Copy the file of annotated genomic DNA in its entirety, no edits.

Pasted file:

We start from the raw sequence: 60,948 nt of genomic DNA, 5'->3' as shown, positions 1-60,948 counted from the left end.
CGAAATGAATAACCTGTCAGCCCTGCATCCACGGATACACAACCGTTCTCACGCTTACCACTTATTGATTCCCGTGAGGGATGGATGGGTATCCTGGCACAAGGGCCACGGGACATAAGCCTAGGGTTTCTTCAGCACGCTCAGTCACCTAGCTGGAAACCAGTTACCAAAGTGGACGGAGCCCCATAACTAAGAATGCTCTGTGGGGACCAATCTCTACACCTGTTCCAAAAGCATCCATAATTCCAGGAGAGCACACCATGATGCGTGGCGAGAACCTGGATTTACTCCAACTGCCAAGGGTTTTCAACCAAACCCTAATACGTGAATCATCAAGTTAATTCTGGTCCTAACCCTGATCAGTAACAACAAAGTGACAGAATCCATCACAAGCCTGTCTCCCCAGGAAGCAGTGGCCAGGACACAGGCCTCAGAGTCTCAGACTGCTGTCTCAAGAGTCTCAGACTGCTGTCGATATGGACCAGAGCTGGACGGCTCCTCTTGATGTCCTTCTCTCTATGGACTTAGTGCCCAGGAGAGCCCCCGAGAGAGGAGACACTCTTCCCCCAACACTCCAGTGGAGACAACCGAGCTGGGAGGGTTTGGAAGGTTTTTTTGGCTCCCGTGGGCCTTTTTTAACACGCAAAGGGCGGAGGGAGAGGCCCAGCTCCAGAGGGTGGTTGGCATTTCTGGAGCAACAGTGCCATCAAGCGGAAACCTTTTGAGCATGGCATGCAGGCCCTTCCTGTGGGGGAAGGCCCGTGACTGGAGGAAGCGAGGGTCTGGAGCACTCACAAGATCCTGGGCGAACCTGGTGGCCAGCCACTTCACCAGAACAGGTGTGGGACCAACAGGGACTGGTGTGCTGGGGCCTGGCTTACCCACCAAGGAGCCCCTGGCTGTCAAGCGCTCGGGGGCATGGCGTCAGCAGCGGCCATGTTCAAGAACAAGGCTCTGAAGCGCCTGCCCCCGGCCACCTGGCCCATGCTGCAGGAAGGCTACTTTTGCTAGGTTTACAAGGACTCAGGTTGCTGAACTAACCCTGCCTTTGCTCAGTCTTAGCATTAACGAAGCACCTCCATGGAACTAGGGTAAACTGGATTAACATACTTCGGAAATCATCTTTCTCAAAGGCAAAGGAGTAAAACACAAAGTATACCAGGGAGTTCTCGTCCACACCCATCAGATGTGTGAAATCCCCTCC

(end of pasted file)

We start from the raw sequence: 60,948 nt of genomic DNA, 5'->3' as shown, positions 1-60,948 counted from the left end.
CGAAATGAATAACCTGTCAGCCCTGCATCCACGGATACACAACCGTTCTCACGCTTACCACTTATTGATTCCCGTGAGGGATGGATGGGTATCCTGGCACAAGGGCCACGGGACATAAGCCTAGGGTTTCTTCAGCACGCTCAGTCACCTAGCTGGAAACCAGTTACCAAAGTGGACGGAGCCCCATAACTAAGAATGCTCTGTGGGGACCAATCTCTACACCTGTTCCAAAAGCATCCATAATTCCAGGAGAGCACACCATGATGCGTGGCGAGAACCTGGATTTACTCCAACTGCCAAGGGTTTTCAACCAAACCCTAATACGTGAATCATCAAGTTAATTCTGGTCCTAACCCTGATCAGTAACAACAAAGTGACAGAATCCATCACAAGCCTGTCTCCCCAGGAAGCAGTGGCCAGGACACAGGCCTCAGAGTCTCAGACTGCTGTCTCAAGAGTCTCAGACTGCTGTCGATATGGACCAGAGCTGGACGGCTCCTCTTGATGTCCTTCTCTCTATGGACTTAGTGCCCAGGAGAGCCCCCGAGAGAGGAGACACTCTTCCCCCAACACTCCAGTGGAGACAACCGAGCTGGGAGGGTTTGGAAGGTTTTTTTGGCTCCCGTGGGCCTTTTTTAACACGCAAAGGGCGGAGGGAGAGGCCCAGCTCCAGAGGGTGGTTGGCATTTCTGGAGCAACAGTGCCATCAAGCGGAAACCTTTTGAGCATGGCATGCAGGCCCTTCCTGTGGGGGAAGGCCCGTGACTGGAGGAAGCGAGGGTCTGGAGCACTCACAAGATCCTGGGCGAACCTGGTGGCCAGCCACTTCACCAGAACAGGTGTGGGACCAACAGGGACTGGTGTGCTGGGGCCTGGCTTACCCACCAAGGAGCCCCTGGCTGTCAAGCGCTCGGGGGCATGGCGTCAGCAGCGGCCATGTTCAAGAACAAGGCTCTGAAGCGCCTGCCCCCGGCCACCTGGCCCATGCTGCAGGAAGGCTACTTTTGCTAGGTTTACAAGGACTCAGGTTGCTGAACTAACCCTGCCTTTGCTCAGTCTTAGCATTAACGAAGCACCTCCATGGAACTAGGGTAAACTGGATTAACATACTTCGGAAATCATCTTTCTCAAAGGCAAAGGAGTAAAACACAAAGTATACCAGGGAGTTCTCGTCCACACCCATCAGATGTGTGAAATCCCCTCC